Chen. I . J., & Paulraj, A. (2004), Understanding Supply Chain Management: Critical Research and a Theoretical Framework, International Journal of Production Research, vol. 42 no. 1, pp. 131-163. Choi, T. Y., & Rungtusanatham, M. (1999), Comparisons of Quality Management Practices: Across the Supply Chain and Industries, The Journal of Supply Chain Management, vol. 35 no. 1, pp. 20-27. Choy, K. L., Chow, H. K. H., Lee, W. B., & Chan, F. T. S. (2007), Development of Performance Measurement System in Managing Supplier Relationship for Maintenance Logistics Providers, Benchmarking: An International Journal, vol. 14 no. 3, pp. 352-368. Conway, & Betty, A. (1991), Partners in Quality: Managing Your Suppliers, Hospital Material Management Quarterly, vol. 12 no. 4, pp. 53-58. Feame, A., & Fowler, N. (2006), Efficiency versus effectiveness in construction supply chains: the dangers of lean thinking in isolation, Supply Chain Management: An International Journal, vol. 11 no. 4, pp. 283-287. Fildes, R., Goodwin, P., Lawrence, M., & Nikolopoulos, K. (2009), Effective Forecasting and Judgmental Adjustments; An Empirical Evaluation and Strategies for Improvement in Supply-Chain Planning, International Journal of Forecasting, (n.d), pp. 3-23. Hassan, A., Nabi Baksh, M. S., & Shaharoun, A. M. (2000), Issues in Quality Engineering Research, International Journal of Quality & Reliability Management, vol. 17 no. 8, pp. 858-875.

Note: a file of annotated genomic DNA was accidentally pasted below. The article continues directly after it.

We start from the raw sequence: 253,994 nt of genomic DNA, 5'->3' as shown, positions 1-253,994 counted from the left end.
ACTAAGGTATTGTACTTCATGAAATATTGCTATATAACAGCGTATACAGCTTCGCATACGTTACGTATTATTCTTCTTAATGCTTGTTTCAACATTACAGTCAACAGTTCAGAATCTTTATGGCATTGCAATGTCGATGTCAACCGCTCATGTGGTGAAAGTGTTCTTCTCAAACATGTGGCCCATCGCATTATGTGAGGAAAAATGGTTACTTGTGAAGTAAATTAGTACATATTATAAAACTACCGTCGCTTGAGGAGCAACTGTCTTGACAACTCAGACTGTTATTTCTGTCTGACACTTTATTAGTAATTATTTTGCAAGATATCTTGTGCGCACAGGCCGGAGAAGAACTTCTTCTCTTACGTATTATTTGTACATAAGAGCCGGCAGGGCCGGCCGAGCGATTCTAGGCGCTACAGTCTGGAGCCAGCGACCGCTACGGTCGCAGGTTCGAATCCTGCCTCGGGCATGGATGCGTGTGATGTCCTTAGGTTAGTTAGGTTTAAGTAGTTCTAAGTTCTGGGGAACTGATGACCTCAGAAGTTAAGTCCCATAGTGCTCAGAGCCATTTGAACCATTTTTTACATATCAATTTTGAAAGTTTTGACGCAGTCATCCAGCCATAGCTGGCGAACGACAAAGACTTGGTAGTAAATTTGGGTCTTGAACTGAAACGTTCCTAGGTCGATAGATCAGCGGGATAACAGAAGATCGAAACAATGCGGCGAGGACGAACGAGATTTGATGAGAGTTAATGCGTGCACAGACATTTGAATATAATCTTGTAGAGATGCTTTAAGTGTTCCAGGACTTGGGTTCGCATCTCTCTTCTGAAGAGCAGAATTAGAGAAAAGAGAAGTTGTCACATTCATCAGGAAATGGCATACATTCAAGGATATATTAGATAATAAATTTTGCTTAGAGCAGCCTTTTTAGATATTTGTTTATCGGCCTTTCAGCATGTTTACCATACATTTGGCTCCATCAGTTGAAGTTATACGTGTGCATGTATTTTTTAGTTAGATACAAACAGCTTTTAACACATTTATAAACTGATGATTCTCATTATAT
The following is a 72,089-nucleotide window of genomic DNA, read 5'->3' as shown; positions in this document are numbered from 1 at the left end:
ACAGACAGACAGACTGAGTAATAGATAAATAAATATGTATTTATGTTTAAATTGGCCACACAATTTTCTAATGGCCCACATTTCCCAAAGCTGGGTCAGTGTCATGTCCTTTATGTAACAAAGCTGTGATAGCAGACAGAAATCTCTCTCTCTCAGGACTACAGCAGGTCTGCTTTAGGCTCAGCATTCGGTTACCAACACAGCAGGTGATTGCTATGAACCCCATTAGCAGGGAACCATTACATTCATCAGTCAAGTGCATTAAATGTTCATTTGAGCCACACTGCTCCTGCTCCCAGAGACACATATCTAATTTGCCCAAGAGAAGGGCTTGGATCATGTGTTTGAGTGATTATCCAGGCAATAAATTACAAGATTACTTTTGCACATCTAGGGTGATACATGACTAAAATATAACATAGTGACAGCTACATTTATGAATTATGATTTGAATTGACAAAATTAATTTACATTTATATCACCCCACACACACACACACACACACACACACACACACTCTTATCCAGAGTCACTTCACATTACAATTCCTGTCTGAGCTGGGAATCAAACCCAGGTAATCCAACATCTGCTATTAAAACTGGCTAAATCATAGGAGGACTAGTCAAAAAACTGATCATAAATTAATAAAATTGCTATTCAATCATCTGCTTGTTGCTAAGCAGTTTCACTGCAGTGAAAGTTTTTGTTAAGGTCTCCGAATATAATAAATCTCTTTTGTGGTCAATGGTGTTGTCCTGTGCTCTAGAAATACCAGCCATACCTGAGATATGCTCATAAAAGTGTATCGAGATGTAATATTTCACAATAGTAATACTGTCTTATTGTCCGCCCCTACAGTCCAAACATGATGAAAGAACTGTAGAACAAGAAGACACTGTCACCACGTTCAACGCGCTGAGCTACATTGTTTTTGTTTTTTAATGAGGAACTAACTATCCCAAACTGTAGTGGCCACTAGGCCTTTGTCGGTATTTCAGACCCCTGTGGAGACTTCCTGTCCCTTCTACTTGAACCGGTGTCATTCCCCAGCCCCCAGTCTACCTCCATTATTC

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House, R. G., & Stank, T. P. (2001), Insights from a Logistics Partnership, Supply Chain Management: An International Journal, vol. 6 no. 1, pp. 16-20. Huntress, K. (2004/2005), Evolution in the Demand and Supply Planning at Dow Corning, Journal of Business Forecasting Methods and Systems, vol. 23 no. 4, pp. 10-16. Jain, C. L. (2004), Benchmarking Forecasting Error, The Journal of Business Forecasting, (n.d), pp. 8-11. Karmarkar, U. S. (1987), Lot Sizes, Lead Times and In-Process Inventories, Journal of Management Science, vol. 33 no. 3, pp. 409-418. Maloni, M. J., & Benton, W. C. (1997), Supply Chain Partnerships: Opportunities for Operations Research, European Journal of Operational Research, vol. 101 no.1, pp. 419-429. Ndubisi, N. O., Jantan, L. O. H., & Ayub, M. S. (2005), Supplier Selection and Management Strategies and Manufacturing Flexibility, Journal of Enterprise Information Management, vol. 18 no. 3, pp. 330. Noonan, J., & Wallace, M. (2004), Building Responsive Contract Manufacturers Through Value-Focused Strategies, Supply Chain Management: An International Journal, vol. 9 no. 4, pp. 295-302. Ritzman, L. P., & King, B. E. (1993), The Relative Significance of Forecast Errors in Multistage Manufacturing, Journal of Operations Management, vol. 11 no. 1, pp. 51-65. Simchi-Levi, D., Kaminsky, P., & Simchi-Levi, E. (2008), Designing and Managing the Supply Chain (3rd edn), McGraw-Hill, New York.

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Stalk, G. (1988), Time The Next Source of Competitive Advantage, Harvard Business Review Article, (n.d), pp. 42-52. Tersine, R. J., & Hummingbird, E. A. (1995), Lead-Time Reduction: The Search for Competitive Advantage, International Journal of Operations & Production Management, vol. 15 no. 2, pp. 8-18. Ting, S., & Cho, D. I. (2008), An Integrated Approach for Supplier Selection and Purchasing Decisions, Supply Chain Management: An International Journal, vol. 13 no. 2, pp.116-127. Togar, M., Simatupang, T. M., Wright, A. C., & Sridharan, R. (2002), The Knowledge of Coordination for Supply Chain Integration, Business Process Management Journal, vol. 8 no. 3, pp. 289-308. Wacker, J. G., & Sheu, C. (2006), Effectiveness of Manufacturing Planning and Control-Systems on Manufacturing Competitiveness: Evidence from Global Manufacturing Data, International Journal of Production Research, vol. 44, no. 5, pp. 1015-1036.